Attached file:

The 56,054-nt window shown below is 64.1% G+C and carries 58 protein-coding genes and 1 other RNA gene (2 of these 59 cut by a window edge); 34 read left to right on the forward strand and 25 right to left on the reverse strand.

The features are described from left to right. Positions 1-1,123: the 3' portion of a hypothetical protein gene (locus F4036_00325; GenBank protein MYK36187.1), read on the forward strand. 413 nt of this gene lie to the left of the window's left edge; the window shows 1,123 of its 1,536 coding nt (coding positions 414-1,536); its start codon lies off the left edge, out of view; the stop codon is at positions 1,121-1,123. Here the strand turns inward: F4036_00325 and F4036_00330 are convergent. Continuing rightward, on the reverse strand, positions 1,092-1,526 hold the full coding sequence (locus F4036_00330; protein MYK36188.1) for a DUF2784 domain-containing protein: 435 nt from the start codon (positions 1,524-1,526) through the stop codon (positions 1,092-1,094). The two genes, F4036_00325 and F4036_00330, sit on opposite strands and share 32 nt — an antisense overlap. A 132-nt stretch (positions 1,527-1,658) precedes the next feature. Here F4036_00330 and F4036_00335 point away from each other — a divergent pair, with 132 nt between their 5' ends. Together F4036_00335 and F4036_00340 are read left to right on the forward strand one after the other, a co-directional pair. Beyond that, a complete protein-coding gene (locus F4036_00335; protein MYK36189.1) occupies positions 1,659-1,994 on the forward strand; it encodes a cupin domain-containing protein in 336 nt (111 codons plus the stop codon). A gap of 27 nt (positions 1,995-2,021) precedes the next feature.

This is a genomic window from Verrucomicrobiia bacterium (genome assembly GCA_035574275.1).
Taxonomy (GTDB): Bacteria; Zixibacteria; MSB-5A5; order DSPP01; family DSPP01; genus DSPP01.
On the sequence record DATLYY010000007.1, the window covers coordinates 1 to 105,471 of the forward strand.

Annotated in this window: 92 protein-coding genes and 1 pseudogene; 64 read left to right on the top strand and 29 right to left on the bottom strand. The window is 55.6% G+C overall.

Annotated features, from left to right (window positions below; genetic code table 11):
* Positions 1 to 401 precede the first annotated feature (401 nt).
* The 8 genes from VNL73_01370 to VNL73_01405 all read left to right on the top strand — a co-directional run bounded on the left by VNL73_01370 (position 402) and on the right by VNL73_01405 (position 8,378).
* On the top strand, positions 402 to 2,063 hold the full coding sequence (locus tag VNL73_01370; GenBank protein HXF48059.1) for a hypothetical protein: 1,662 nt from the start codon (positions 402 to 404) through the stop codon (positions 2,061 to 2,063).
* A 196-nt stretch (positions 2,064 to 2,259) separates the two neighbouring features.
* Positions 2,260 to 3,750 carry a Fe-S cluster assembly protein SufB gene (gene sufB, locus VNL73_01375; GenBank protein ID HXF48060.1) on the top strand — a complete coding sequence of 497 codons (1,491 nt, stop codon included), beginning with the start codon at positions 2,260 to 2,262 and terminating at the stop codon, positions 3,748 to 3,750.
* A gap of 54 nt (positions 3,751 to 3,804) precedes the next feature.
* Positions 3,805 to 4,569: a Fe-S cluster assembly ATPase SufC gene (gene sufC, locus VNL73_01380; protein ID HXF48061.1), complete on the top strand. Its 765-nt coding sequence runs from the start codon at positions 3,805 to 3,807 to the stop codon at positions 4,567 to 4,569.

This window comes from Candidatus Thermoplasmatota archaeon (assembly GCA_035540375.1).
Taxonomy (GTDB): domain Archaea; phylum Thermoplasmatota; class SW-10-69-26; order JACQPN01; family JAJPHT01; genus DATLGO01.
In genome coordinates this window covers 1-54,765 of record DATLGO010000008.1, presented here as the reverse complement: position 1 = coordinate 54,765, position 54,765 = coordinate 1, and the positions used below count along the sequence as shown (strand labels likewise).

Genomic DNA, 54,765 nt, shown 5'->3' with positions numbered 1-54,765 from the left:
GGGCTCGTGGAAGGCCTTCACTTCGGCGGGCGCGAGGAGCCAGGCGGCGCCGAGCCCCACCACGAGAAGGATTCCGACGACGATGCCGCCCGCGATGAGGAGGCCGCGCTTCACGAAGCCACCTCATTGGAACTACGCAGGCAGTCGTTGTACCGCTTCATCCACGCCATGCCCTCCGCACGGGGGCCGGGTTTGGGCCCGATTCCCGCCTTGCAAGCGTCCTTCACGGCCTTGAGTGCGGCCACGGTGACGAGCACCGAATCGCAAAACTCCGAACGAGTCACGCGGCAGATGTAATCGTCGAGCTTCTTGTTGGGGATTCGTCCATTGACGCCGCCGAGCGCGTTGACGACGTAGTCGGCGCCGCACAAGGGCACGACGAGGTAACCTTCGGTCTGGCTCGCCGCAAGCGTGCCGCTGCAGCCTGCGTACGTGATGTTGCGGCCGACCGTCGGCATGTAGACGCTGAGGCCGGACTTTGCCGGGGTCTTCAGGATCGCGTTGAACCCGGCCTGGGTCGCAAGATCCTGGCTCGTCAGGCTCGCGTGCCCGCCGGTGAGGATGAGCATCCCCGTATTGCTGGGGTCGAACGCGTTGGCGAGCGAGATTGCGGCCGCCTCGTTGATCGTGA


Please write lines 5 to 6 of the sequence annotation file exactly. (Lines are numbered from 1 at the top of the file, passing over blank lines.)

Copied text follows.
On the sequence record DATLYY010000007.1, the window covers coordinates 1 to 105,471 of the forward strand.

Annotated in this window: 92 protein-coding genes and 1 pseudogene; 64 read left to right on the top strand and 29 right to left on the bottom strand. The window is 55.6% G+C overall.